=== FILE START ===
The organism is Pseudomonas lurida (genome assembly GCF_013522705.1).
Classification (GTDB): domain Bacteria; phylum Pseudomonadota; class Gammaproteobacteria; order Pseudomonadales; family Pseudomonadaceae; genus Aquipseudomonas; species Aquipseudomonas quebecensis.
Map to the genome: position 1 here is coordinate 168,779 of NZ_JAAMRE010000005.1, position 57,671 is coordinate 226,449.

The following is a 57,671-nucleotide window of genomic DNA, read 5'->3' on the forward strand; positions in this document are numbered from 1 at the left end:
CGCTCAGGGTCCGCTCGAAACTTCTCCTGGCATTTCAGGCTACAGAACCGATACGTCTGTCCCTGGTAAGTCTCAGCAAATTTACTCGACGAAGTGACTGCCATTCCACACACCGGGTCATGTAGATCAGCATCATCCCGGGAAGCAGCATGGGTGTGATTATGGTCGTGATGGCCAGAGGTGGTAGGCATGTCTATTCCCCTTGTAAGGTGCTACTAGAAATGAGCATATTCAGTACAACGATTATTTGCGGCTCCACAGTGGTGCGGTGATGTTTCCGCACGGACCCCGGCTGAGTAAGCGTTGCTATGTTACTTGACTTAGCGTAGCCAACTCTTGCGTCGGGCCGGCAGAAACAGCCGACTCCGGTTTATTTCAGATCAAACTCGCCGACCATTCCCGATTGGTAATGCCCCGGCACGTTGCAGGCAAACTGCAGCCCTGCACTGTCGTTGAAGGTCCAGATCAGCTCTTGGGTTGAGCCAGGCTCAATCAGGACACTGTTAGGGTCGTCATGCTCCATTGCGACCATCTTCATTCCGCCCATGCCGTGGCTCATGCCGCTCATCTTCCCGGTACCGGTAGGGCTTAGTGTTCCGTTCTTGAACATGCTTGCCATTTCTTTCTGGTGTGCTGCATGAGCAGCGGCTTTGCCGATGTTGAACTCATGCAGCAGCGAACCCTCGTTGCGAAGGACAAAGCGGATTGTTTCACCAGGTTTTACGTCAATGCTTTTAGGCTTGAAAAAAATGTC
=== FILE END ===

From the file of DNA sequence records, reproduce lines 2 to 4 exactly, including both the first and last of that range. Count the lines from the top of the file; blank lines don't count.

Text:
Classification (GTDB): domain Bacteria; phylum Pseudomonadota; class Gammaproteobacteria; order Pseudomonadales; family Pseudomonadaceae; genus Aquipseudomonas; species Aquipseudomonas quebecensis.
Map to the genome: position 1 here is coordinate 168,779 of NZ_JAAMRE010000005.1, position 57,671 is coordinate 226,449.

The following is a 57,671-nucleotide window of genomic DNA, read 5'->3' on the forward strand; positions in this document are numbered from 1 at the left end: